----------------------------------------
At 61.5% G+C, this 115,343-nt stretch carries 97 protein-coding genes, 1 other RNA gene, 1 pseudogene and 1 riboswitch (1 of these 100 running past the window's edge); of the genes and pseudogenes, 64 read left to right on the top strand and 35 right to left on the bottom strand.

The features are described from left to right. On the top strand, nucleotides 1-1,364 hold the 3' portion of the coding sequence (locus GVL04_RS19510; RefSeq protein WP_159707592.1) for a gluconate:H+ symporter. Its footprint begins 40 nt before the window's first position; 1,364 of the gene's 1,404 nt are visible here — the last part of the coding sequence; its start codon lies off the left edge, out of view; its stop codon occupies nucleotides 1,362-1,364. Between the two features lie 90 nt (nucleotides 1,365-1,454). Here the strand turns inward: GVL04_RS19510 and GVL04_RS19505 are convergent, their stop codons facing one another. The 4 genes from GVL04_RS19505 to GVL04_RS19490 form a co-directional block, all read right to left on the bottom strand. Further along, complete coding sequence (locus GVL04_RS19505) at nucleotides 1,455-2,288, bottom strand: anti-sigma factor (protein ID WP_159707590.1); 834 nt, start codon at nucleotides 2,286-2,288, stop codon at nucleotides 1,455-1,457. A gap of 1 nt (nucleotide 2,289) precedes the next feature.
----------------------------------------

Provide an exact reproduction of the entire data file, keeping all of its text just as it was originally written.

At 61.5% G+C, this 115,343-nt stretch carries 97 protein-coding genes, 1 other RNA gene, 1 pseudogene and 1 riboswitch (1 of these 100 running past the window's edge); of the genes and pseudogenes, 64 read left to right on the top strand and 35 right to left on the bottom strand.

The features are described from left to right. On the top strand, nucleotides 1-1,364 hold the 3' portion of the coding sequence (locus GVL04_RS19510; RefSeq protein WP_159707592.1) for a gluconate:H+ symporter. Its footprint begins 40 nt before the window's first position; 1,364 of the gene's 1,404 nt are visible here — the last part of the coding sequence; its start codon lies off the left edge, out of view; its stop codon occupies nucleotides 1,362-1,364. Between the two features lie 90 nt (nucleotides 1,365-1,454). Here the strand turns inward: GVL04_RS19510 and GVL04_RS19505 are convergent, their stop codons facing one another. The 4 genes from GVL04_RS19505 to GVL04_RS19490 form a co-directional block, all read right to left on the bottom strand. Further along, complete coding sequence (locus GVL04_RS19505) at nucleotides 1,455-2,288, bottom strand: anti-sigma factor (protein ID WP_159707590.1); 834 nt, start codon at nucleotides 2,286-2,288, stop codon at nucleotides 1,455-1,457. A gap of 1 nt (nucleotide 2,289) precedes the next feature.